A week, as they say, is a long time in politics. Unfortunately for former Secretary of State for Business, Innovation and Skills Vince Cable, now is probably not the best time to be a politician trying to promote a book - unless, of course, you're Lord Ashcroft.
Cable came to Abingdon last night to give a public talk as the keynote speaker at Our Lady's School's Reading Week, and while he alluded to "David Cameron and the pig", he didn't allow himself to be sidetracked from the issue at hand - namely, talking through some of the issues covered in After The Storm.
The book is a sequel to The Storm, which, as the first book about the financial crisis that kicked off in 2008, rapidly became a bestseller but which, as Cable himself conceded, was somewhat rushed as a result and so isn't the best book on the subject. His new tome has been written in recognition of that fact, and takes a more considered with-hindsight approach to that turbulent period. It looks both backwards, to the crisis and its causes, and forwards, to where we are now and what might happen next.
Cable's first key point was to underline the existence of two distinct narratives about the causes of the crash at the time: one that identified the irresponsibility of the banks as the critical factor and another that pointed the finger of blame at government spending. He prefers the former, noting that Labour's spending was reasonable and a deficit was an inevitable consequence of the crash, but George Osborne (or, as Cable referred to him in an ironic tone, "my Conservative friend") and chums prefer the latter and have managed to ensure that their austerity narrative has become dominant and the banking narrative erased from memory. After The Storm, Cable said, is his attempt to bring the first narrative back into view.
Somewhat amusingly, Cable took issue with his own choice of book title, explaining that he's fond of using metaphors but now wishes that he had chosen a different one. Rather than the crisis being like a storm, he spoke about the economy as being like a patient that has suffered a heart attack - it has survived and is showing good signs of recovery in some respects, but ultimately it has suffered a uniquely traumatic experience that has wreaked (and continues to wreak) lasting damage. Things, he argues in the book, will never be quite the same again.
Generally speaking, Cable's perspective is moderate and sober. Austerity, for instance, isn't something he feels is a black and white issue - rather than being simply "for or against austerity", it's a matter of being in favour of it to a greater or lesser degree. His argument is that, while reducing the deficit should certainly be an objective, it shouldn't be the top priority, not least because previous governments have operated perfectly well when saddled with much higher levels of debt and because the cost of borrowing is so extraordinarily low. So, while he accepts the need to keep control of public spending, he is strongly opposed to the extent and severity of the measures being imposed by the Tories. One can only imagine how frustrating it must have been for this mild-mannered economics whizz to find his careful and considered reasoning drowned out and ignored by his Tory colleagues in the Coalition government. Now that the Tories are in power on their own on an austerity mandate, I would have been fascinated to know how he thinks they've managed to persuade or manipulate us turkeys to vote for Christmas.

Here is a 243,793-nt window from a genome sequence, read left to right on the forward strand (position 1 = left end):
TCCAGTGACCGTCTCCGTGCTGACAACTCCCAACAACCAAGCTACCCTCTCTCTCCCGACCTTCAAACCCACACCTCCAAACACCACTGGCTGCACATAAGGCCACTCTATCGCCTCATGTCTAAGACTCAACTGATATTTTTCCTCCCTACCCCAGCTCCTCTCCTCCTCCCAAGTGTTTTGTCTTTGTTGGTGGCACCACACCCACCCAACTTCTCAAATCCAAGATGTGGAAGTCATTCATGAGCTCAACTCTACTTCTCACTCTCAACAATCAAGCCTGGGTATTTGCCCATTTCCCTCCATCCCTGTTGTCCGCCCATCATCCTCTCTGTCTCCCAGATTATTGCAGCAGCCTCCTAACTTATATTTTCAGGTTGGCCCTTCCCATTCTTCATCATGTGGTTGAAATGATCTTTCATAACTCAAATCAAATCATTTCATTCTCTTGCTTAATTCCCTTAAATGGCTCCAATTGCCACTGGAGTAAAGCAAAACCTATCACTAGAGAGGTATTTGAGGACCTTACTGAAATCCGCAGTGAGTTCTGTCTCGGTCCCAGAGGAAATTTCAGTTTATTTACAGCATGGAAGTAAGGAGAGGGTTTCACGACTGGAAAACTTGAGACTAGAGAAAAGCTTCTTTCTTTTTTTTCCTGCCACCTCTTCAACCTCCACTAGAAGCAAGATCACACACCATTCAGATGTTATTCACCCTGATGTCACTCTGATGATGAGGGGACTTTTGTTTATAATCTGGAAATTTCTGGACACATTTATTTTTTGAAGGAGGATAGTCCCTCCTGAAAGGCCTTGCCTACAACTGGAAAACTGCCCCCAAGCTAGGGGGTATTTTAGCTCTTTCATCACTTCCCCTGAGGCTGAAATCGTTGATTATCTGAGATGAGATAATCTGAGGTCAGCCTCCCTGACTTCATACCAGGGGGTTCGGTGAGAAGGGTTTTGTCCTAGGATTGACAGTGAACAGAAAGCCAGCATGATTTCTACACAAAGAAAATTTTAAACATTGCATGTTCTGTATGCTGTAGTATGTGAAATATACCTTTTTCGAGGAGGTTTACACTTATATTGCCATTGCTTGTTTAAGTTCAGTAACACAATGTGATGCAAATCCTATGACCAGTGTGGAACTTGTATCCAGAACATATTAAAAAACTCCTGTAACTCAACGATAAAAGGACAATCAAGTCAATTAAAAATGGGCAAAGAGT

However, Cable seemed almost as wary of Jeremy Corbyn as of Cameron and his cronies, largely because of the way that the new Labour leader tends to frame and present his policies and recommendations, in political and ideological terms, rather than because of the policies and recommendations themselves, with which he conceded to having some sympathy. There was more than a whiff of party politics about his description of Corbyn as "unelectable" and his fear that the Tories will as a result move further to the right, knowing the electorate will let them get away with it. He may no longer be an MP, but he remains committed to the idea of there being a place in British politics for a social democratic party like the Lib Dems - though, as he admitted, it's the centre left that (somewhat surprisingly) has been hit hardest by the fallout from the crash.
Perhaps Cable's most interesting point, and one that might have been elaborated upon had time allowed, concerned the way that the housing crisis, both in terms of affordability and availability, is creating a generational divide between those who own their own homes and those who don't and can't - a generational divide that, while initially economic in nature, will inevitably have profound social and political consequences over time. Indeed, this divide already exists in the sense that the Tories are keen to protect pensioners' perks at the expense of services for children and young people simply because pensioners are both eligible and more likely to vote. Given his talk of the rise of "the politics of identity", one wonders whether age may soon become as much of a politically charged issue as race, religion, sexuality and national identity.
In the wake of the David Mitchell event last November, the event was another significant coup for Mostly Books and the Abingdon literary scene - and at just £4 a ticket including refreshments, £3 of which was redeemable
against a copy of the book, the evening was evidence that Cable hasn't
followed the lead of another deposed politician, Tony Blair, in charging
exorbitant sums for public appearances...